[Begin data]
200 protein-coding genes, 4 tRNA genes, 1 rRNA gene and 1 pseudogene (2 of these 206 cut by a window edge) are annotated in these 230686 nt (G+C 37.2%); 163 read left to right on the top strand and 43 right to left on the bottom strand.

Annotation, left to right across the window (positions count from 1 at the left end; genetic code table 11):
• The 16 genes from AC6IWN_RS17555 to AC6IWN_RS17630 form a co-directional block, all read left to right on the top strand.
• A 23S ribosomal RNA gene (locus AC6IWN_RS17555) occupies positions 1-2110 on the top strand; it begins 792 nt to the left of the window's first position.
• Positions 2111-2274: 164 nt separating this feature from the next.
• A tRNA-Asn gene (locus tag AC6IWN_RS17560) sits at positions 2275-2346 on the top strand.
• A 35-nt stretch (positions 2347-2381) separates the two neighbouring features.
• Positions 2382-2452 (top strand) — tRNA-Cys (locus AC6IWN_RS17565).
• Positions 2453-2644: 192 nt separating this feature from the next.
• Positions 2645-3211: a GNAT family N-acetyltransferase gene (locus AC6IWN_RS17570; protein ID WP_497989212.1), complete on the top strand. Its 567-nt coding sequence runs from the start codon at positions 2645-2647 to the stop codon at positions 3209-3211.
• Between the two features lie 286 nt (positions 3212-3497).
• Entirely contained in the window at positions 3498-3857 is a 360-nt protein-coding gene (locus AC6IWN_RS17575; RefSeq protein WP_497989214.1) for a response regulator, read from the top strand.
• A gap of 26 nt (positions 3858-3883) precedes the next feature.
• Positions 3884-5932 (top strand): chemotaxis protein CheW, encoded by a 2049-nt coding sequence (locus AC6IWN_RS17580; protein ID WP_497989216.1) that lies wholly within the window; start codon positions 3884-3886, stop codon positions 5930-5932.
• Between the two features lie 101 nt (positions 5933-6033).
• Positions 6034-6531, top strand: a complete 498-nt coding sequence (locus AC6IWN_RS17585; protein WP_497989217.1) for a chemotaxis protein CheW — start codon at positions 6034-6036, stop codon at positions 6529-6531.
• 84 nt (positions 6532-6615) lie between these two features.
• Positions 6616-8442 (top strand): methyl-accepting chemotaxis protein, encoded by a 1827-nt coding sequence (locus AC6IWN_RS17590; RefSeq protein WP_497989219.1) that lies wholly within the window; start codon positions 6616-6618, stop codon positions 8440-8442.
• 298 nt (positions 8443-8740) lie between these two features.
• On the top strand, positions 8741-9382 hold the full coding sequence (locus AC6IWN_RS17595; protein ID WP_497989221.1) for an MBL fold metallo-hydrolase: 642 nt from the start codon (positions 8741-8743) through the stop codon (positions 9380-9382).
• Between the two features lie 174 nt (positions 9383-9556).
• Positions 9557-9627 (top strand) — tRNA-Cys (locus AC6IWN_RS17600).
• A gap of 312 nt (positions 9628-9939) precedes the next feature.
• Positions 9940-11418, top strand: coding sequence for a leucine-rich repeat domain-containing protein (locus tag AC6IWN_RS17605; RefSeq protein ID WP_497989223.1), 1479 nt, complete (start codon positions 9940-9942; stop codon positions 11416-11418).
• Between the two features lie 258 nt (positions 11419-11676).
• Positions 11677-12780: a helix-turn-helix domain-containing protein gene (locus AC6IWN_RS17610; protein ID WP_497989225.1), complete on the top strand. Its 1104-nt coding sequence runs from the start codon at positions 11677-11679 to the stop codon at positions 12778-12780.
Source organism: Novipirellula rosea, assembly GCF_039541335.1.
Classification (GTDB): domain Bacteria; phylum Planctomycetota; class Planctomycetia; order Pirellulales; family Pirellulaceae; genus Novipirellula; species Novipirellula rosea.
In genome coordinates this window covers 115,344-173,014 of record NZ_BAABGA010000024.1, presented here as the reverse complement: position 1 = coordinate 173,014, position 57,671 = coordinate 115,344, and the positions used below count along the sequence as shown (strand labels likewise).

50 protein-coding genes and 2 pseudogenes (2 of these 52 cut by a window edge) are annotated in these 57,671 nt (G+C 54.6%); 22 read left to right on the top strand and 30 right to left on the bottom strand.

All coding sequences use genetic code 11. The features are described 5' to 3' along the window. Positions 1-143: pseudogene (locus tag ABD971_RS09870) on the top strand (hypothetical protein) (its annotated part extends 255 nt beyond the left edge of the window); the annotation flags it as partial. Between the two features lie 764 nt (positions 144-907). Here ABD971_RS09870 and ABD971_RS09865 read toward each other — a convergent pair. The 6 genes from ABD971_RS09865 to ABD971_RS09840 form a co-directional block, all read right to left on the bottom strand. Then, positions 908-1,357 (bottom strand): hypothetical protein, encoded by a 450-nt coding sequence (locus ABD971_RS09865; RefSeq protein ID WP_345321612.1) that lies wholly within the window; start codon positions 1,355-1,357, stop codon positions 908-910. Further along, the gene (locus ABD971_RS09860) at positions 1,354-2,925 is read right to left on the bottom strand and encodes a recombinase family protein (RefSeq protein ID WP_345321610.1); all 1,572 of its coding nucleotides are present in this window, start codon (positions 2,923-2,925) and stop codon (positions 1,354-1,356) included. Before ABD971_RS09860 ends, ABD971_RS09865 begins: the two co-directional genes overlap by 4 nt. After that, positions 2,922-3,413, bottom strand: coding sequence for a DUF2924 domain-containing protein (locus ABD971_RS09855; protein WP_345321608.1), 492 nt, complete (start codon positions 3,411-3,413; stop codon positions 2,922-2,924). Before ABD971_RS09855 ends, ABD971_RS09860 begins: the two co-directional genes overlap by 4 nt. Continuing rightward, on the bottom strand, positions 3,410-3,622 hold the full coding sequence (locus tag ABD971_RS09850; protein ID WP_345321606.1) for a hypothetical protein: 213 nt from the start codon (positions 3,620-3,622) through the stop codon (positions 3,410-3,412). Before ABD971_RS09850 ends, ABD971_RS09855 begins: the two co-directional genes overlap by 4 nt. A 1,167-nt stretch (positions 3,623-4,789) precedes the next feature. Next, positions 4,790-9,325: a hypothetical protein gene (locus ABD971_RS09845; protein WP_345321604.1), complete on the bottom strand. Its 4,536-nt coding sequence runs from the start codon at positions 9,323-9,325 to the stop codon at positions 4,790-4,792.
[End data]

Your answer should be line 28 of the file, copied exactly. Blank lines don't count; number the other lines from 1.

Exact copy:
Classification (GTDB): domain Bacteria; phylum Planctomycetota; class Planctomycetia; order Pirellulales; family Pirellulaceae; genus Novipirellula; species Novipirellula rosea.